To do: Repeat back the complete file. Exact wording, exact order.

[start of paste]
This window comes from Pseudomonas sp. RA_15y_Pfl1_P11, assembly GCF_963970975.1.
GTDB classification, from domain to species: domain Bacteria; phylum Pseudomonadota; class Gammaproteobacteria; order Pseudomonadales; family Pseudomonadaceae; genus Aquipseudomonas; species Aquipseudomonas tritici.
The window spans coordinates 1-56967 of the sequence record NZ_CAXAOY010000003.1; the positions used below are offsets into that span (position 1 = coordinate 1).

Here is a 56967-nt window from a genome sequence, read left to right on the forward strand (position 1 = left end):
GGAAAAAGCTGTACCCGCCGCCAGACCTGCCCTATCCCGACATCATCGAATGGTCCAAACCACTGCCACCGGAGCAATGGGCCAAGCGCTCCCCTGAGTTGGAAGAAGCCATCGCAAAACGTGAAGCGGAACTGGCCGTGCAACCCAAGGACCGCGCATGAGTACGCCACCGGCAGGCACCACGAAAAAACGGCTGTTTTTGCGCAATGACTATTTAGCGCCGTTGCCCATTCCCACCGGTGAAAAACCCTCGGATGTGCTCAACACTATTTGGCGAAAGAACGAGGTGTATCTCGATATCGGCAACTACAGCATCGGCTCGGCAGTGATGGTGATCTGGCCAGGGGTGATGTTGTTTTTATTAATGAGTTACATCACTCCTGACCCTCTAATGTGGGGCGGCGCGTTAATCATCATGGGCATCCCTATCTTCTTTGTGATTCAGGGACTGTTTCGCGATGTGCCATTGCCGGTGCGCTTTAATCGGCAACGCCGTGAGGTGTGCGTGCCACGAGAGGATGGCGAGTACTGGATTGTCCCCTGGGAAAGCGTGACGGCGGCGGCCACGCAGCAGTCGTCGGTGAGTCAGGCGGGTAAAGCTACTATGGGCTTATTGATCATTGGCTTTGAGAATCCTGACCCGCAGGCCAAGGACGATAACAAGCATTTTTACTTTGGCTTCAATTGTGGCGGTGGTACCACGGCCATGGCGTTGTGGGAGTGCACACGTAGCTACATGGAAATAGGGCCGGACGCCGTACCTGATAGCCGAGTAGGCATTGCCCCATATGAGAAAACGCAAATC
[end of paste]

This window comes from Pseudomonas sp. RA_15y_Pfl1_P11, assembly GCF_963970975.1.
GTDB classification, from domain to species: domain Bacteria; phylum Pseudomonadota; class Gammaproteobacteria; order Pseudomonadales; family Pseudomonadaceae; genus Aquipseudomonas; species Aquipseudomonas tritici.
The window spans coordinates 1-56967 of the sequence record NZ_CAXAOY010000003.1; the positions used below are offsets into that span (position 1 = coordinate 1).

Here is a 56967-nt window from a genome sequence, read left to right on the forward strand (position 1 = left end):
GGAAAAAGCTGTACCCGCCGCCAGACCTGCCCTATCCCGACATCATCGAATGGTCCAAACCACTGCCACCGGAGCAATGGGCCAAGCGCTCCCCTGAGTTGGAAGAAGCCATCGCAAAACGTGAAGCGGAACTGGCCGTGCAACCCAAGGACCGCGCATGAGTACGCCACCGGCAGGCACCACGAAAAAACGGCTGTTTTTGCGCAATGACTATTTAGCGCCGTTGCCCATTCCCACCGGTGAAAAACCCTCGGATGTGCTCAACACTATTTGGCGAAAGAACGAGGTGTATCTCGATATCGGCAACTACAGCATCGGCTCGGCAGTGATGGTGATCTGGCCAGGGGTGATGTTGTTTTTATTAATGAGTTACATCACTCCTGACCCTCTAATGTGGGGCGGCGCGTTAATCATCATGGGCATCCCTATCTTCTTTGTGATTCAGGGACTGTTTCGCGATGTGCCATTGCCGGTGCGCTTTAATCGGCAACGCCGTGAGGTGTGCGTGCCACGAGAGGATGGCGAGTACTGGATTGTCCCCTGGGAAAGCGTGACGGCGGCGGCCACGCAGCAGTCGTCGGTGAGTCAGGCGGGTAAAGCTACTATGGGCTTATTGATCATTGGCTTTGAGAATCCTGACCCGCAGGCCAAGGACGATAACAAGCATTTTTACTTTGGCTTCAATTGTGGCGGTGGTACCACGGCCATGGCGTTGTGGGAGTGCACACGTAGCTACATGGAAATAGGGCCGGACGCCGTACCTGATAGCCGAGTAGGCATTGCCCCATATGAGAAAACGCAAATC